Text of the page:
These metals will take center stage and will be as essential as coal was in the 19th century.
After a century of geopolitical tensions over access to oil , experts fear that the energy transition will create, especially in Europe , new dependencies on crucial metal -producing countries for low-carbon technologies and the planet’s electrification.
What are the climate transition metals?
Cobalt , nickel , manganese , and lithium conduct electricity in car batteries ; rare earth metals (neodymium, praseodymium, dysprosium, etc.) are used in the manufacture of hard disks or permanent magnets for wind turbines; copper and aluminum generally conduct electricity; platinum is used for hydrogen.
All these metals allow industry, electronics, transport or energy systems to abandon the use of hydrocarbons and stop emitting greenhouse gases that warm the planet.
These matters will be at the center “of efforts to decarbonize and electrify the economy as we move away from fossil fuels,” says a report by the consulting firm McKinsey published in early 2022.
They will be as essential as coal was for steam engines in the 19th century or oil in the 20th century.
Strategic metals: will they be scarce?
According to the World Energy Organization , global demand for these metals could quadruple by 2040 if the world commits to the Paris Climate Agreement.
In this energy transition , more metals would have to be produced between now and 2050 than humanity has produced in its entire history, estimates Olivier Vidal, from the CNRS Institute of Earth Sciences in Grenoble.
On the availability of materials, there are two opposing views: some experts anticipate scarcity, while others affirm that technological evolution and recycling will allow sustaining the increase in production.
According to a study by the University of Louvain, Europe is exposed to a “critical shortage in the next 15 years, especially of lithium , cobalt , nickel , copper and rare earth metals “ .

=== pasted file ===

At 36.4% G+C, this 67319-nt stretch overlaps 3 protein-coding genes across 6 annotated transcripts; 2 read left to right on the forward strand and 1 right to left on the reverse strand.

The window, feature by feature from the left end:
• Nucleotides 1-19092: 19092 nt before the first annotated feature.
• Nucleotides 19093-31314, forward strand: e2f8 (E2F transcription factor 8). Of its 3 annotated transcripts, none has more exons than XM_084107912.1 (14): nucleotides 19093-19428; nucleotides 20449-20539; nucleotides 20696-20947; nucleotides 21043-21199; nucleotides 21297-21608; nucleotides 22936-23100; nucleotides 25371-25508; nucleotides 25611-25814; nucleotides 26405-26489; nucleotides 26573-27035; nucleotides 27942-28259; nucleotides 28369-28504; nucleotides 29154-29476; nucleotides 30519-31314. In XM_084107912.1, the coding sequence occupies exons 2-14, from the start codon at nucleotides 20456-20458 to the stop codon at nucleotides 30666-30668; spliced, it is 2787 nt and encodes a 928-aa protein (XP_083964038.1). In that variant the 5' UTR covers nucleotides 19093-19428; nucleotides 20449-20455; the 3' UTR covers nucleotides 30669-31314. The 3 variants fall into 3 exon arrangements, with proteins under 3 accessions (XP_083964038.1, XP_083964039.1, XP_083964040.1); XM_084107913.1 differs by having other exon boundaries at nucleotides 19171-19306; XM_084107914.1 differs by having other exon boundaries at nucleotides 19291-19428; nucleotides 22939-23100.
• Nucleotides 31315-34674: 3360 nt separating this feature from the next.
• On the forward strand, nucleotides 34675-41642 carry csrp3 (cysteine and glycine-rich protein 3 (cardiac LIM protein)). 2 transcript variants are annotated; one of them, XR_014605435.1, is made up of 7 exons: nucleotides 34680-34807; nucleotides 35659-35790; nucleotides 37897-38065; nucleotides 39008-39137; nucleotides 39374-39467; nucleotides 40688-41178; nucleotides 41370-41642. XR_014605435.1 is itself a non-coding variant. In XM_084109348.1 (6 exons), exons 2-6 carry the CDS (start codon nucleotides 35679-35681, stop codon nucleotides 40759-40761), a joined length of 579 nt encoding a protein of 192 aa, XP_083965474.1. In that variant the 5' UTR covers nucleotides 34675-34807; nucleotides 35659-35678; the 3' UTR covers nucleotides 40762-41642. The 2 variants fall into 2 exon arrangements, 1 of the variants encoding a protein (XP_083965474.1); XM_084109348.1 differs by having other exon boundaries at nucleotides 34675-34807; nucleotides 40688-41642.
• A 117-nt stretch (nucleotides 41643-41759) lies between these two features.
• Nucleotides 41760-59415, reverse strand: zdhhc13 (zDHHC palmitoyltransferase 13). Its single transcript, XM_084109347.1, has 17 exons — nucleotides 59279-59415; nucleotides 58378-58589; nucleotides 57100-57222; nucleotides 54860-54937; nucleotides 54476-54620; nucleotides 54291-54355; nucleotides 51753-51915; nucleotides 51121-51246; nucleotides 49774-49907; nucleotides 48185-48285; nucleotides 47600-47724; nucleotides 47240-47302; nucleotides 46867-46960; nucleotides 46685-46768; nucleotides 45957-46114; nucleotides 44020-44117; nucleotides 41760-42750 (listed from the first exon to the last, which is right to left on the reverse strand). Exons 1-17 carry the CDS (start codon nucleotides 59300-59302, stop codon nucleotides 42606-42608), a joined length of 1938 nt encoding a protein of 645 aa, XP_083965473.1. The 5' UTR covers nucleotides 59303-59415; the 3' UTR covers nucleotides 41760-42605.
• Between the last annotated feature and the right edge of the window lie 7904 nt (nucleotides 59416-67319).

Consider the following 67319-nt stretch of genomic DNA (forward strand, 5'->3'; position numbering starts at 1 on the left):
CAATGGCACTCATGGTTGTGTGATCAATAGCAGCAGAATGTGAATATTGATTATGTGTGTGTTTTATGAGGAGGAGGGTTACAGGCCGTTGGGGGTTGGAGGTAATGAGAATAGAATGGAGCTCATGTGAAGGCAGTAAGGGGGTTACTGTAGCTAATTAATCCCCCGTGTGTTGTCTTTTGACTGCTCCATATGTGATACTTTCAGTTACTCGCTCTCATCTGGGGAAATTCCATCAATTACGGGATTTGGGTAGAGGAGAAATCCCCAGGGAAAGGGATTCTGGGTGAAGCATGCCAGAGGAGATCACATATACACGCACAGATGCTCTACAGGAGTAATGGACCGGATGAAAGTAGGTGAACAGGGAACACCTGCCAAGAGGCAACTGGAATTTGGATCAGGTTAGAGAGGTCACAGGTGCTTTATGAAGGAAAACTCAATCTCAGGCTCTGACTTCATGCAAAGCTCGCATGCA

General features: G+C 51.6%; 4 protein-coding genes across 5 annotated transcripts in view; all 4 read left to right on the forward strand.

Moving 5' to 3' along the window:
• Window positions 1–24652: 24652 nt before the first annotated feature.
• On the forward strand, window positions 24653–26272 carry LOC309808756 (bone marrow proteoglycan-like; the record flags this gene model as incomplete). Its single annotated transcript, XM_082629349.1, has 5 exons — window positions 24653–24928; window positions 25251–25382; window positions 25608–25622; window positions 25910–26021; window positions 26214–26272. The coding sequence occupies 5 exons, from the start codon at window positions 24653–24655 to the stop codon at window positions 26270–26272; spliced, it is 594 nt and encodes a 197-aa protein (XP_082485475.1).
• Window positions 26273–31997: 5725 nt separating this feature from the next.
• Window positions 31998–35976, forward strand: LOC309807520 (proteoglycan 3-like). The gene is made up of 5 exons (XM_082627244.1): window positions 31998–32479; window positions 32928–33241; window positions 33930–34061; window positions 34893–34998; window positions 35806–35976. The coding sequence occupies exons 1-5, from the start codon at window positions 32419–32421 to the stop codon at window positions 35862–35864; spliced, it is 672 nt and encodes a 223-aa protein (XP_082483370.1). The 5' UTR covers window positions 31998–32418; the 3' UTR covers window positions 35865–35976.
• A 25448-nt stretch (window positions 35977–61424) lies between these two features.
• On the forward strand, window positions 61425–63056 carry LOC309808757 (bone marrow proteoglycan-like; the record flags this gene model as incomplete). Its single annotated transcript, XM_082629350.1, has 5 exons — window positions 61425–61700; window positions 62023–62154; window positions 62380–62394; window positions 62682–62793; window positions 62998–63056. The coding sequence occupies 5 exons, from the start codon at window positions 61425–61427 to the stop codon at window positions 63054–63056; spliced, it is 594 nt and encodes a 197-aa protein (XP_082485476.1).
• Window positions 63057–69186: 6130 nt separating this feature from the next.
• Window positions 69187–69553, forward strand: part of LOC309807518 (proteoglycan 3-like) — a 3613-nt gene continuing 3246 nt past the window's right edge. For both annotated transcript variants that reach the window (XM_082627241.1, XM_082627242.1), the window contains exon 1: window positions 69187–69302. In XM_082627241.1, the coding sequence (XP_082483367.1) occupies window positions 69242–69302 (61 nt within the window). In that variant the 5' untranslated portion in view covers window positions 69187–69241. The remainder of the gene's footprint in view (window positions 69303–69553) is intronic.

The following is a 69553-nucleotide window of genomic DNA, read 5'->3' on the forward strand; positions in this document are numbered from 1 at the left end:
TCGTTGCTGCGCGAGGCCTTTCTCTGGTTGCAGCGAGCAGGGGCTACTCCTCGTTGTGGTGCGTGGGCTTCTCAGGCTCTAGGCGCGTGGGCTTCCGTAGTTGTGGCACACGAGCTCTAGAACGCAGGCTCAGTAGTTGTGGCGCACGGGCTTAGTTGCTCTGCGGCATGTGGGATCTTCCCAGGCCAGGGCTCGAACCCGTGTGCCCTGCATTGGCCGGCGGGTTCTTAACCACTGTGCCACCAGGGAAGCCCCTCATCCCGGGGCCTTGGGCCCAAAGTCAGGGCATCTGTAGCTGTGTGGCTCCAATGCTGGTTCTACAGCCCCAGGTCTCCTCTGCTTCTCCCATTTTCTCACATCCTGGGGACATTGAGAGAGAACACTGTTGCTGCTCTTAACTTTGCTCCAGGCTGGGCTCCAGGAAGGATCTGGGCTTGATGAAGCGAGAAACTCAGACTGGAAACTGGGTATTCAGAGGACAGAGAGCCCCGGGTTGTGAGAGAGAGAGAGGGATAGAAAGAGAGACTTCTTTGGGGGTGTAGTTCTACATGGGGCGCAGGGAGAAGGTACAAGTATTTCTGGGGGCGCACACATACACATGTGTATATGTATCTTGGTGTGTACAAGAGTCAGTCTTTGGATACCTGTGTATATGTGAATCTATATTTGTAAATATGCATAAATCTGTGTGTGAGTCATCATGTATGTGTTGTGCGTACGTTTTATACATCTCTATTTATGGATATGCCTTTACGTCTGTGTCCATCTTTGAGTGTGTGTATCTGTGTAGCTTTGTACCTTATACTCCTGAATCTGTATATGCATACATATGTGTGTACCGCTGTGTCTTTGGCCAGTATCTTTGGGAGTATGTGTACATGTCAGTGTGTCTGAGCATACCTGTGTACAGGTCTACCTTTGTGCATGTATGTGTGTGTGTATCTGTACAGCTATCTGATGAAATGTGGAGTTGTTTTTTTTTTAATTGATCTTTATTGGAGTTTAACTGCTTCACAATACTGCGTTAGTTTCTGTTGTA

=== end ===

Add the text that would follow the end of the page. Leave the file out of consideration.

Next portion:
The European continent, which imports almost all of these materials, would only be able to cover between 5 and 55% of its needs by 2030, although it still has untapped resources, such as cobalt, gallium, germanium and lithium, says the Alliance Union of Raw Materials (ERMA).
Although it is necessary that “mining permits” be granted, emphasizes its president, Bernd Schaefer.
New lithium exploitation projects are being created , including one in France, announced Monday by the Imerys group.
The United States has just opened its first cobalt mine in decades in the state of Idaho, and automakers like Tesla want to invest in mining operators.
Which countries produce these metals?
The cobalt market is dominated by a major player at each end of the value chain: the Democratic Republic of the Congo (DRC) covers 70% of global production and China more than 50% of refining.
South Africa represents 37% of world manganese production and Guinea, 22% of bauxite (used to make aluminum).
As for lithium , the main producers are Australia , Chile and Argentina , although Bolivia has the largest unexploited reserves. Peru also has reserves of this mineral.
Strategic metals: a new geopolitical challenge
“The triangle of oil and gas – Saudi Arabia , Russia and the United States – has ruled the world for 40 years. A monopoly that will leave little room for a bipolarization of the world between the United States and China , large consumers of metals from the energy transition”, considers Philippe Varin, author of a report on the supply of the French industry in mineral raw materials.
In Africa and elsewhere, China and its companies have taken “40% control of the value chains for the metals needed to make batteries. This change in the geopolitical landscape will be a generator of tensions,” he considers. .
These materials “could be the object of a confrontation between China and the United States in the coming years,” agrees Emmanuel Hache, from the IFP Energies nouvelles research center.